The inaugural AP Poll was released Sunday and it ranks Gary Pinkel's Tigers 24th in the country, flanked by North Carolina at 23 and Washington at 25. Missouri ended last season ranked fifth in the same poll, but saw its ranking drop thanks to the loss of several starters on both offense and defense.
Other rankings of note include opponents such as Texas A&M (21), Georgia (12), and South Carolina (9). The other ranked SEC school are Alabama (2), Auburn (6), LSU (13), and Ole Miss (18).
With the inception of the College Football Playoff, the AP Poll no longer carries the same weight that it did in the past. In the new format, polls and computer rankings will not be used to determine which four teams will compete in the playoff. Instead, a 13-member committee will select and seed the teams.
What does this mean for the AP Poll? Well, it pretty much strips it of all the importance that it never had anyway, leaving only one thing standing amongst the ashes: arguments on the internet. If the AP Poll was good for one thing, it was its uncanny ability to infuriate college football fans around the world. That power should remain intact in the new format. Somewhere, there's an Arizona State fan whose expletive-laced reaction to his team's ranking just ruined his niece's eighth birthday party, and the first thing he's going to do after he washes that cake off his face is log on to ESPN.com and compose a 400-word comment detailing the biases of each voter. The poster in the locker room that reminds everyone to turn off the lights when they leave is more important to this man's team than their ranking in the AP Poll, but if you think a trifling fact like that is going to stop him from voicing his outrage, you've got another thing coming.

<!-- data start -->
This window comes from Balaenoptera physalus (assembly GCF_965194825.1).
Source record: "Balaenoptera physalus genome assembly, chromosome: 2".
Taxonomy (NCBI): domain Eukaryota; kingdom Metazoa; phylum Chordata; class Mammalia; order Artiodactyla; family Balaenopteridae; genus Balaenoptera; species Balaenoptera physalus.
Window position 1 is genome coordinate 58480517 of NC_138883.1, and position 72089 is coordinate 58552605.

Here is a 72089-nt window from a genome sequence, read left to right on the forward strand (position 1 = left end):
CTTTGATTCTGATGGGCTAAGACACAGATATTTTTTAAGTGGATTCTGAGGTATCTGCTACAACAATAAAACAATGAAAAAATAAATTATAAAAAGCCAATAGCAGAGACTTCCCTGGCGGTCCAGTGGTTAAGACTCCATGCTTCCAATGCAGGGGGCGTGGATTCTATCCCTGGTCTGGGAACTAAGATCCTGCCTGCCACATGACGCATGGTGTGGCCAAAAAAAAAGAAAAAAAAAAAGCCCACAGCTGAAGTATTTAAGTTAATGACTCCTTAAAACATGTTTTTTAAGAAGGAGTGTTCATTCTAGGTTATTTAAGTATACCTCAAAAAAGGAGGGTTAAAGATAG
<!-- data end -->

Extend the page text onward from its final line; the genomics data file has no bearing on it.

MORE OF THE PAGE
In an attempt to honor these incessantly angry fans, we invite any and all commenters to participate in the poll below. Cast a vote, and then let us know – in excruciating detail, please – what you think about Mizzou's rank. Don't hold back, really let it all out. We're here to get mad and yell at each other, because this is the internet and that's what we do.